Curtis Granderson's Offensive Struggles Should Not Surprise New York Mets

By James O'Hare
Curtis Granderson, New York Mets
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OF Curtis Granderson should start spelling his name Kurtis so it has a “K” in it. Doing so would greater reflect the type of hitter he’s become.

In 2007, Granderson became the seventh member of the 20-20-20 club while batting .308 for the Detroit Tigers. Those days are long gone. After a trade to the New York Yankees before the 2010 season, that short porch in right field was too tempting for him to continue hitting line drives. Instead, he adopted more of an all-or-nothing approach that resulted in a home run or a strikeout.

This past offseason, the New York Mets signed him to a four-year, $60 million contract. So far, he’s given them all the strikeouts but none of the long balls. He struck out three more times in Monday’s 2-0 win against the St. Louis Cardinals, giving him a grand total of 23 Ks just two weeks into the season.

Mets fans are beginning to boo Granderson mercilessly. However, his struggles come as no surprise to Yankees fans who watched him finish fourth among big league hitters in strikeouts in 2011 with 169 (behind Mark Reynolds, Austin Jackson and Adam Dunn) and second in 2012 with 195 (trailing only Dunn). The silver lining, though, is that he hit 84 home runs with 225 RBIs during those two seasons.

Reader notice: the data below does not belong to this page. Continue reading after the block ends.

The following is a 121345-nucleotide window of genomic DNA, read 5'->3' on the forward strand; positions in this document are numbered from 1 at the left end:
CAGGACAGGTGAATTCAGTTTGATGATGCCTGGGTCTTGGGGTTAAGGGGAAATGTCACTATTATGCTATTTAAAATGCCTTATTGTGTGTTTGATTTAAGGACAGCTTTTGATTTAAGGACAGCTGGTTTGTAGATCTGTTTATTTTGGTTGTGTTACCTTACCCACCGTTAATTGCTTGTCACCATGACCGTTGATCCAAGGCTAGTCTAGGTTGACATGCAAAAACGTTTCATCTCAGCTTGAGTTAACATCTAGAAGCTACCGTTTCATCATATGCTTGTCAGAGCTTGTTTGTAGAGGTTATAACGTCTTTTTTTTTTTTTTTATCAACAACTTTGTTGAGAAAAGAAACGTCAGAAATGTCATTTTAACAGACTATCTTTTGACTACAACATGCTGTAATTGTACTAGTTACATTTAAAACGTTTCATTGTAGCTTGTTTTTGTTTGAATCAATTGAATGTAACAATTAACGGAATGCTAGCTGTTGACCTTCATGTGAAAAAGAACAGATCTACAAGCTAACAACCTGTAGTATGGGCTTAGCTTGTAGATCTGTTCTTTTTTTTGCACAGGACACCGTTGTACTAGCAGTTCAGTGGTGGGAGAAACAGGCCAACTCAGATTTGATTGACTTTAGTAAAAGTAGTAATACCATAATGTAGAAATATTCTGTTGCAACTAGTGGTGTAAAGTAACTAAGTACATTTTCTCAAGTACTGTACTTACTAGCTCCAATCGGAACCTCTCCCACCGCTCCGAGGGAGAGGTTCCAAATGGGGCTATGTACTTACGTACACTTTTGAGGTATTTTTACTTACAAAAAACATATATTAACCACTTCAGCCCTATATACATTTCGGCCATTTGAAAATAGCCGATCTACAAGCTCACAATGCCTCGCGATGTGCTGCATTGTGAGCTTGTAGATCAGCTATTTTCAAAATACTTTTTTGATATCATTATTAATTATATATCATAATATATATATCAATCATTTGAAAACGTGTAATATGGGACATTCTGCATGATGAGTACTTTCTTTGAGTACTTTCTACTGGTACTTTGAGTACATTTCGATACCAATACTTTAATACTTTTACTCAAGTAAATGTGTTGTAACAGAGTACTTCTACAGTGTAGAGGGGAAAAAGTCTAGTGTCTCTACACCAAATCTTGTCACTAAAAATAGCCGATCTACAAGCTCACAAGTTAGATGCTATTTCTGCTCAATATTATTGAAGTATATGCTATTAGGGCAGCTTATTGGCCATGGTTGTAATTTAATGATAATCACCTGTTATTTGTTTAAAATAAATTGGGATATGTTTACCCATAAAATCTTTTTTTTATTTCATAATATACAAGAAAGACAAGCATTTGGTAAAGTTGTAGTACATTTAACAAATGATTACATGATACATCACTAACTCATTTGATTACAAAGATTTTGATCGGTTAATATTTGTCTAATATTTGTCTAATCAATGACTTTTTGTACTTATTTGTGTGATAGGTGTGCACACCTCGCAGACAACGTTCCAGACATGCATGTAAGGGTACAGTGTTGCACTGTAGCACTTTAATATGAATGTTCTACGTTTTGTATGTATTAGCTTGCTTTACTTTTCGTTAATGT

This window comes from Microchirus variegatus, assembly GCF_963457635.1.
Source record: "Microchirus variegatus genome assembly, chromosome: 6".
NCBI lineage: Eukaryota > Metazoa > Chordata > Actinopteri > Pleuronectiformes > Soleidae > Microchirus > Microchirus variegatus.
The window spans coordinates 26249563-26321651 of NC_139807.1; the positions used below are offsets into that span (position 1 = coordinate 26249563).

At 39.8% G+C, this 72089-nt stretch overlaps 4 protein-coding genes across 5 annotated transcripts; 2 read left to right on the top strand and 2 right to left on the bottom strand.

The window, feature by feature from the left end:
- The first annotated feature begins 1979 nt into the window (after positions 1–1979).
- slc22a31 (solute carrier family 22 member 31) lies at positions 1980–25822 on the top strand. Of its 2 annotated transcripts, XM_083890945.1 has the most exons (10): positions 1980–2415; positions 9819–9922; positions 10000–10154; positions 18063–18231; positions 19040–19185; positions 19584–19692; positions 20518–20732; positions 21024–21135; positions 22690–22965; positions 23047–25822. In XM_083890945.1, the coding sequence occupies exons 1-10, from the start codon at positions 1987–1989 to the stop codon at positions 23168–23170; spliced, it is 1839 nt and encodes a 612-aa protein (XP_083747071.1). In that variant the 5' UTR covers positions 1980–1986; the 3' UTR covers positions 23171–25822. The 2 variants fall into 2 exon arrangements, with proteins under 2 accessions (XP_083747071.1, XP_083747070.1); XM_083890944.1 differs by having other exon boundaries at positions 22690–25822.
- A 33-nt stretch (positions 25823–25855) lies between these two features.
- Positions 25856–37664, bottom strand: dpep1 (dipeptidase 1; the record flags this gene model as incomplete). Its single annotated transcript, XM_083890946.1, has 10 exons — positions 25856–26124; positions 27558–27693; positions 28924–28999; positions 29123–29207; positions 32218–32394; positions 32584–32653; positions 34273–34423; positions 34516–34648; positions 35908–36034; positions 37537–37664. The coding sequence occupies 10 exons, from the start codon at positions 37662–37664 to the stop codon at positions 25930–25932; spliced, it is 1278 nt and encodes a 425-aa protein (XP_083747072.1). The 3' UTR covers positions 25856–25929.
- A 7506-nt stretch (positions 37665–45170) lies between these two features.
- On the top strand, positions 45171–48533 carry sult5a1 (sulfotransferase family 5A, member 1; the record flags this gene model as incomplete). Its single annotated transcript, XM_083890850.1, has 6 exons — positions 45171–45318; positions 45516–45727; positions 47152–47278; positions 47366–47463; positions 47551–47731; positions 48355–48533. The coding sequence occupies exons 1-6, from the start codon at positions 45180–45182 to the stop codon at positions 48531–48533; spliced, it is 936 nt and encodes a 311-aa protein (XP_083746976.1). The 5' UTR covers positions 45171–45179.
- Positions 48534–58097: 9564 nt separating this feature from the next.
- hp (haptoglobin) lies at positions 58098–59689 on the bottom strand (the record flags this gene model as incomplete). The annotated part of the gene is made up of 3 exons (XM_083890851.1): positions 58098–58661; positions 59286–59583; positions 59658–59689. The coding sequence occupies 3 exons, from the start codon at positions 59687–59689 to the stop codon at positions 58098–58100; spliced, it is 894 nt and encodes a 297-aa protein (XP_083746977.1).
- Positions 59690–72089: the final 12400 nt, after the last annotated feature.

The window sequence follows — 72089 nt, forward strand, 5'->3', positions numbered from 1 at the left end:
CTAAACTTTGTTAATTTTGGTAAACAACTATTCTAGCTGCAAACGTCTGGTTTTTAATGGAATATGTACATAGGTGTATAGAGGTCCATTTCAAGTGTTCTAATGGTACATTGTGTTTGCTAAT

Still, the Mets should have seen this coming. By the end of his tenure in pinstripes, Granderson was a .230 hitter who could get 40 homers and 100 RBIs because of Yankee Stadium’s short porch in right. Moving to Citi Field, however, half of those home runs are now flyouts that don’t even reach the warning track.

Unless he changes his entire approach at the plate, Granderson is going to finish the season batting well under the Mendoza Line without the power numbers which earned him that big contract.

A strikeout is a strikeout in any park. Home runs are not the same. Yes, Granderson is striking out at a ridiculous rate, but that’s just the hitter he is. The only difference between this year and last is that he’s not reaching the stands when he does put the ball in play because of the titanic dimensions of his new home park.

Maybe when he’s a free agent again in four years, he’ll sign with the Cincinnati Reds.

James O’Hare is a writer for Follow him on Twitter @JimboOHare, like him on Facebook and add him to your network on Google.

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